Tierinii understand the gravitas of the group’s relationship with the iconic label. “I certainly Feel like I’m running with the heavyweights. I know the legacy, and I know it’s a wonderful responsibility is what I like to say. It’s beautiful because it’s already just a part of our musical influence just being from the same area and then being able to wear that brand and respect. It’s not just a brand. It’s a legacy. To me, it’s a beautiful responsibility.”

tierinii jackson photo 3Ori told Cleveland Scene, “We never thought we’d get signed to Stax. I grew up listening to Stax records and anything that came out of Memphis and New Orleans — whatever came out of places along the Mississippi River. To be signed to Stax is a dream come true.”

Released in February, 2017, the eponymously titled CD was produced by Kevin Houston of North Mississippi Allstars fame and includes guest shots by Allstars guitarist Luther Dickinson and trumpeter Marc Franklin of the Bo-Keys. Tierinii wrote or co-wrote seven of the 10 cuts that closely capture the intensity of their live delivery. The one cover Ann Peebles’ Memphis soul classic “Slipped, Tripped and Fell in Love” (written by George Jackson) is actually the weakest cut on a very strong debut effort. The CD opens with the strongest cut, “Don’t Give Up” which Tierinii calls an anthem that reflects her feeling being in music.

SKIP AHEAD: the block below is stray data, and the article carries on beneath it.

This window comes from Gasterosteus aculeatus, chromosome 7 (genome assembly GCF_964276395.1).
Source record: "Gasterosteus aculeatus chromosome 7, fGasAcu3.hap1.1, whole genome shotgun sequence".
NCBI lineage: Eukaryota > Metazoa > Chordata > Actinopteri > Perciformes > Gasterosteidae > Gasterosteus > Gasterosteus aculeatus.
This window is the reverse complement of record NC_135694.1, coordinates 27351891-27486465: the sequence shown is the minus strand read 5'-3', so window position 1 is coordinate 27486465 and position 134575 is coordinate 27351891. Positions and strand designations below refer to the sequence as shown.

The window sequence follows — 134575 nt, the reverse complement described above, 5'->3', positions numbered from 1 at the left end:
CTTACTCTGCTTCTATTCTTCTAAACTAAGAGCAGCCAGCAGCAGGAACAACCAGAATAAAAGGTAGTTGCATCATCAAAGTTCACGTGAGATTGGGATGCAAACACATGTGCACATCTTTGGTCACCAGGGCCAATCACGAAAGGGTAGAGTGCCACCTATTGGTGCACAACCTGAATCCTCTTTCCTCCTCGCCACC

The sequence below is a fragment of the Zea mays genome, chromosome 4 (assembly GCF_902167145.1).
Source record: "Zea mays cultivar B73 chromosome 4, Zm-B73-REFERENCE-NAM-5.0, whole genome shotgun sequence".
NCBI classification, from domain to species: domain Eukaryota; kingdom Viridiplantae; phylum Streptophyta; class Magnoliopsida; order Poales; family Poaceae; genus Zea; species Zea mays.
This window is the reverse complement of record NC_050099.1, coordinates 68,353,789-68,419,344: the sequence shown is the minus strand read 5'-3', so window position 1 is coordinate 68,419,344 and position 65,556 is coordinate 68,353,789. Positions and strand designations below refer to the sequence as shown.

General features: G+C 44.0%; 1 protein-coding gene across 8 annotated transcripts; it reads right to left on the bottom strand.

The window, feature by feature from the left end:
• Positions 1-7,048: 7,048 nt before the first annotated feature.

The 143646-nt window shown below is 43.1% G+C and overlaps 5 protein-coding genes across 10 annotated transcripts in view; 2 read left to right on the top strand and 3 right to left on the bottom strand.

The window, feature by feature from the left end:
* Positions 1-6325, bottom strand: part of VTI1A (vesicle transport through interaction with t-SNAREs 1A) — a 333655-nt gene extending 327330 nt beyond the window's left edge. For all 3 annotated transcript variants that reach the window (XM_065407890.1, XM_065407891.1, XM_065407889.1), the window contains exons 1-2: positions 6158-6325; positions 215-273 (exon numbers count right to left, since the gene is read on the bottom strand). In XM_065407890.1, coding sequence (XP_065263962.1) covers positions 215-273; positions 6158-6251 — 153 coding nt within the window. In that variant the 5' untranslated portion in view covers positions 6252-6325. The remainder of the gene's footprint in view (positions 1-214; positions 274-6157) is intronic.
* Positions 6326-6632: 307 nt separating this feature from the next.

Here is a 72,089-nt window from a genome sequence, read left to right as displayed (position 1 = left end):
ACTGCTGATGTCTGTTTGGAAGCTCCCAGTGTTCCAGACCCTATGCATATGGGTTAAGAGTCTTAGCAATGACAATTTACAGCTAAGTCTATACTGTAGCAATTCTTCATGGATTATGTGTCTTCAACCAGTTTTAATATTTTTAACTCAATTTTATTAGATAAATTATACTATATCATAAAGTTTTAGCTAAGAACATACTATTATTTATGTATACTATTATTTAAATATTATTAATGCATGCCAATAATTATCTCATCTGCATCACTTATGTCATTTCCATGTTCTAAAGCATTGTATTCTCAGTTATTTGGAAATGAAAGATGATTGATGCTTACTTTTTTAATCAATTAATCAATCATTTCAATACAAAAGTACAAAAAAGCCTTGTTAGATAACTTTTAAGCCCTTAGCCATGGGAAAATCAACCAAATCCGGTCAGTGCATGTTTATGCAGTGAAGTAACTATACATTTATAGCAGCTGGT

“I know the legacy of Memphis, and I understand the hustle side of the legacy that Memphis had of being thrown into band learning 60 songs in a week. It’s crazy. You have to figure out a formula, how to do it and how to run it without stepping on toes ’cause there’s no way I could have learned all these songs in five days. I had to play my best cards. I love all the music I did in these bands.”

But writing music was the thrill she’d been waiting for as she waded through those seven cover bands. “We realized early on we have the potential for something different, better and bigger. So, I just immediately started writing with him. I think that’s one of the reasons why he hired me ’cause Memphis is full of great singers and amazing performers, but he hired me because I can write. I love that because I always write, but I never really as approached specifically for being a writer. I don’t know how to explain it, but I guess it’s the passion and making sure that every lyric tells a story.”